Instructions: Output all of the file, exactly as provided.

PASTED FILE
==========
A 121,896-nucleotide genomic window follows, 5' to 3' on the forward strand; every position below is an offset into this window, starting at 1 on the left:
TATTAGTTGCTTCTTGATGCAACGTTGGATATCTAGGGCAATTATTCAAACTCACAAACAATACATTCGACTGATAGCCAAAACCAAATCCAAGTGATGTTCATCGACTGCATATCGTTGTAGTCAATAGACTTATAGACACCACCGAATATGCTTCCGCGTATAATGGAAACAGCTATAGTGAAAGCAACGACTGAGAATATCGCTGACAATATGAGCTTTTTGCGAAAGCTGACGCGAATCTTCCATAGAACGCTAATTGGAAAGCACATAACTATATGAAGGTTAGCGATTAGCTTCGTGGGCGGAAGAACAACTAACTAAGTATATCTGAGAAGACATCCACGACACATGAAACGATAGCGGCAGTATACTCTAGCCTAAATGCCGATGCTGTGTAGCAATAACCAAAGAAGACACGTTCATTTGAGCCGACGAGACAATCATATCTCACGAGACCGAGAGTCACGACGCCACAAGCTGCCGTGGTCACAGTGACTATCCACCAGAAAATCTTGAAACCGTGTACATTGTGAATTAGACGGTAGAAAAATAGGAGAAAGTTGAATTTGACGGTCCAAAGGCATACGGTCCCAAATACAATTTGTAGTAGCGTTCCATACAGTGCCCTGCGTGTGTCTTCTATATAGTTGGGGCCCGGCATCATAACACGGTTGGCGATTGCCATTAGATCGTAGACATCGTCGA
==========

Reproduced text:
A 121,896-nucleotide genomic window follows, 5' to 3' on the forward strand; every position below is an offset into this window, starting at 1 on the left:
TATTAGTTGCTTCTTGATGCAACGTTGGATATCTAGGGCAATTATTCAAACTCACAAACAATACATTCGACTGATAGCCAAAACCAAATCCAAGTGATGTTCATCGACTGCATATCGTTGTAGTCAATAGACTTATAGACACCACCGAATATGCTTCCGCGTATAATGGAAACAGCTATAGTGAAAGCAACGACTGAGAATATCGCTGACAATATGAGCTTTTTGCGAAAGCTGACGCGAATCTTCCATAGAACGCTAATTGGAAAGCACATAACTATATGAAGGTTAGCGATTAGCTTCGTGGGCGGAAGAACAACTAACTAAGTATATCTGAGAAGACATCCACGACACATGAAACGATAGCGGCAGTATACTCTAGCCTAAATGCCGATGCTGTGTAGCAATAACCAAAGAAGACACGTTCATTTGAGCCGACGAGACAATCATATCTCACGAGACCGAGAGTCACGACGCCACAAGCTGCCGTGGTCACAGTGACTATCCACCAGAAAATCTTGAAACCGTGTACATTGTGAATTAGACGGTAGAAAAATAGGAGAAAGTTGAATTTGACGGTCCAAAGGCATACGGTCCCAAATACAATTTGTAGTAGCGTTCCATACAGTGCCCTGCGTGTGTCTTCTATATAGTTGGGGCCCGGCATCATAACACGGTTGGCGATTGCCATTAGATCGTAGACATCGTCGA